PPA 415 – Research Methods in Public Administration Lecture 2 - Counting and Charting Responses.
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PPA 415 – Research Methods in Public Administration Lecture 2 - Counting and Charting Responses
Percentages and Proportions Percentages and proportions supply a frame of reference for reporting research results by standardizing the raw data: percentages by base 100 and proportions by base 1.00.
Percentages and Proportions Example from IAEM-NEMA Survey, 2006.
Percentages and Proportions Guidelines. When working with a small number of cases, report the actual frequencies. Always report the number of observations along with proportions and percentages. Proportions and percentages can be used for any level of measurement.
Ratios and Rates We determine ratios by dividing the frequency of one category by another.
Ratios and Rates The ratio of people who agree that the FEMA response was inadequate to those who disagree is (27+15)/(24+7) =42/31 = 1.35 to 1. That is, for every 10 people who disagree, there are 13.5 who agree. Rates are defined as the number of actual occurrences of some phenomenon divided by the number of actual occurrences per some unit of population.
Ratios and Rates Example: In the IAEM-NEMA Survey (Local), I asked how many emergency managers would rank wildfires as the mostly likely source of catastrophic disaster in their jurisdiction. The survey result indicated that eight out of 111 respondents believed this to be true. Expressed as a rate per 1,000 emergency managers, this would be (8/111)*1000, or 72.1 emergency managers per 1000 believe fires to be the most likely cause of catastrophic disasters in their jurisdiction.
Frequency Distributions Tables that summarize the distribution of a variable by reporting the number of cases contained in each category of the variables. Helpful and commonly used ways of organizing and working with data. Almost always the first step in any statistical analysis. The problem is that the raw data rarely reveals any consistent pattern. Data must be grouped to identify patterns.
Frequency Distributions The categories of the frequency distribution must be exhaustive and mutually exclusive. (Each case must be counted in one and only one category). Frequency distributions must have a descriptive title, clearly labeled categories, percentages, cumulative percentages, and a report of the total number of cases.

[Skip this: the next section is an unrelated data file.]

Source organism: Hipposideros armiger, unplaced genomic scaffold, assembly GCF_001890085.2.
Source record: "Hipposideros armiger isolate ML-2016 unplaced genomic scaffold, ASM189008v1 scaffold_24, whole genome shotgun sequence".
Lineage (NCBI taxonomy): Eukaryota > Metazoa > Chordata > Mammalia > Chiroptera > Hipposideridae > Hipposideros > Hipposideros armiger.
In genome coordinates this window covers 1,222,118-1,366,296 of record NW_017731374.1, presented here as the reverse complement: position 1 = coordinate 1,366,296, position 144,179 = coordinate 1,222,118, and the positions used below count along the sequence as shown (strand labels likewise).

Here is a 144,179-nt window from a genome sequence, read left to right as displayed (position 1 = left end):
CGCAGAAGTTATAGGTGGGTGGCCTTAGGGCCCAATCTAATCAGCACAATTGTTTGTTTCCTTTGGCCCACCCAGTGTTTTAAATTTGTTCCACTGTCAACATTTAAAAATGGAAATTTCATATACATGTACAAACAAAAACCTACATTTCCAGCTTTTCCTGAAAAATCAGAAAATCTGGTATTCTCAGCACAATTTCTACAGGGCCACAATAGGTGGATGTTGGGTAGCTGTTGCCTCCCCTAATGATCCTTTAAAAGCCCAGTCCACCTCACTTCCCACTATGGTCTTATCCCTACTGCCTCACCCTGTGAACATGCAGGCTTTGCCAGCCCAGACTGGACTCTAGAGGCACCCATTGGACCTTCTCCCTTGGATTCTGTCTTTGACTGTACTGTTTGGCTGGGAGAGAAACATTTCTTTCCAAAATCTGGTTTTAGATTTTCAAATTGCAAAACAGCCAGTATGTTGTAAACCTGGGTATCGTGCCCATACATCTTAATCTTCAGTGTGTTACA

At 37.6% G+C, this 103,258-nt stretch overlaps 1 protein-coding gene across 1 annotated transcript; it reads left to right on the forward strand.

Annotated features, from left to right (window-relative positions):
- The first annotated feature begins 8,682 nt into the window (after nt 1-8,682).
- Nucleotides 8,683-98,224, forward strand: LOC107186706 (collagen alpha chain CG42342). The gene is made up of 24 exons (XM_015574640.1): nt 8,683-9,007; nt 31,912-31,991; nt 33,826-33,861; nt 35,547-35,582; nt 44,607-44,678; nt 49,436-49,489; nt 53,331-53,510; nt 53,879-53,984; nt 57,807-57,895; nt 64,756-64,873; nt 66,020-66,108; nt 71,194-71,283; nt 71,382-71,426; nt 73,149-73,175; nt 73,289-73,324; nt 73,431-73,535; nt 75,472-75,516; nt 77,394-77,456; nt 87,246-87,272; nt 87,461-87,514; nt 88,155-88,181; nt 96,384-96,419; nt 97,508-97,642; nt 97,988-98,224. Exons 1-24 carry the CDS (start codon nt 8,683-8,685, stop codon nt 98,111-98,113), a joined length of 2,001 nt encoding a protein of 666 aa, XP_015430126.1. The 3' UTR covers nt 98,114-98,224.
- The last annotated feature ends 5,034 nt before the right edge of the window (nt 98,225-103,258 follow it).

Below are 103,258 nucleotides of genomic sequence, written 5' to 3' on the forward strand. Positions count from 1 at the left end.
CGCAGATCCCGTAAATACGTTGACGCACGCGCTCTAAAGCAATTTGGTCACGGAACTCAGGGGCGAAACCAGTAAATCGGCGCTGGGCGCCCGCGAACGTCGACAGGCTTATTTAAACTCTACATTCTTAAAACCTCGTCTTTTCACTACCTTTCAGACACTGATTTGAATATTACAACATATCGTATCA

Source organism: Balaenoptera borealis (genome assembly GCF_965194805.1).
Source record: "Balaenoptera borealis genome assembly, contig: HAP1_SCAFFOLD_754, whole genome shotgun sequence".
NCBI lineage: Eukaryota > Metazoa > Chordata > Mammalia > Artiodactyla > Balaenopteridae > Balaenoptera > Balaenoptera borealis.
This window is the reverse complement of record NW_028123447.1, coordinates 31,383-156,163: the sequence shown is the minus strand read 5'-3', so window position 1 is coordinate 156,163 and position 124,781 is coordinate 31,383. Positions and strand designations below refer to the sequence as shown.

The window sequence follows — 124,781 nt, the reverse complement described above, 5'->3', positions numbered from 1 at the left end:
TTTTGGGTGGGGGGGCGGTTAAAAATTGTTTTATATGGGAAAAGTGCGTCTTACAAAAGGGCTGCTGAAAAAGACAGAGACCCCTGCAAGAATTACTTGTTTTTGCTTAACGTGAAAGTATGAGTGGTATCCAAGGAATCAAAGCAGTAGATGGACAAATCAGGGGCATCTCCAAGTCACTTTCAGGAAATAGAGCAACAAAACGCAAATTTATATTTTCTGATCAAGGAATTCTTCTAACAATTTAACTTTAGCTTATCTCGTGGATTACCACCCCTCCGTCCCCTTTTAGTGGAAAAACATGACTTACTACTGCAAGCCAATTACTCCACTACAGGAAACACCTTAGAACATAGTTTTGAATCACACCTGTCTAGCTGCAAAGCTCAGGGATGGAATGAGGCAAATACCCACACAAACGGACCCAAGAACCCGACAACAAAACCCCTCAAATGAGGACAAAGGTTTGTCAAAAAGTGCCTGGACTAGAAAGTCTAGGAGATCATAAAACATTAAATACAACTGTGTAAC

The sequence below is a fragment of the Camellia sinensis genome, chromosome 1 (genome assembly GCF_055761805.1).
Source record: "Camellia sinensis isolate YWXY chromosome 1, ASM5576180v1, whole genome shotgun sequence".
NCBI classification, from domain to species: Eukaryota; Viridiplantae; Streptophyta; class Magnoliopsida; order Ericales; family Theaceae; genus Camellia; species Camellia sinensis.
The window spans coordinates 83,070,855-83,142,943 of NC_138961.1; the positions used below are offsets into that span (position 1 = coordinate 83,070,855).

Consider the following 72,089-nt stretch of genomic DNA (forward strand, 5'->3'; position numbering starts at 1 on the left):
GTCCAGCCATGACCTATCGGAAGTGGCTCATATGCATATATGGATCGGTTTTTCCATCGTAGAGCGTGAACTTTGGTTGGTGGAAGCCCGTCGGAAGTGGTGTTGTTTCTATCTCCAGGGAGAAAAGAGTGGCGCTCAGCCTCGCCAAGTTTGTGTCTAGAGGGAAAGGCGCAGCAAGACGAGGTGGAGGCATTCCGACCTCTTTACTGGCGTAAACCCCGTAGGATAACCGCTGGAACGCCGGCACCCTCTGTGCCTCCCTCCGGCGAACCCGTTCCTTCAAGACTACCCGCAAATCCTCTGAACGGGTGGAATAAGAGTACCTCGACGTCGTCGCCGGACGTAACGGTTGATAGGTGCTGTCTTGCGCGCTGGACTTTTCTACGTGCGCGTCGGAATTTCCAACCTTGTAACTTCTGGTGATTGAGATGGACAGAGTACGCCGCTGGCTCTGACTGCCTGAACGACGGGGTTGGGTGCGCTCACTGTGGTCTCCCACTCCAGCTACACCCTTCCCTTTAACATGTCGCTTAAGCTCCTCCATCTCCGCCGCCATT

Frequency Distributions Procedures for Constructing Frequency Distributions for Interval-Ratio Variables. Decide how many class intervals you wish to use. (10-15 intervals). Find the size of the class interval. Divide the range of the scores by the number of intervals and rounding to a convenient whole number. State the lowest interval so that its lower limit is equal to or below the lowest score. State the highest interval so that its highest limit is equal to or higher than the highest score.
Frequency Distributions Procedures for Constructing Frequency Distributions for Interval-Ratio Variables. State the limits of the class intervals at the same level of precision as you have used to measure the data. Do not overlap intervals. Apparent limits (0-2). Real limits (-0.5-2.5). Count the number of cases in each class interval and report these subtotals in a column labeled “frequency”. Report the total number of cases (N) at the bottom of this column.
Frequency Distributions Procedures for Constructing Frequency Distributions for Interval-Ratio Variables. Inspect the frequency distribution carefully. Adjust intervals. Remember to give your table a clear, concise title, and number the table if your report contains more than one. All categories and columns must also be clearly labeled.
Charts and Graphs Researcher use charts and graphs to present their data in ways that are visually more dramatic than frequency distributions. Pie charts and bar charts are appropriate for discrete data at any level of measurement. Histograms and line charts or frequency polygons are used for interval and ratio variables.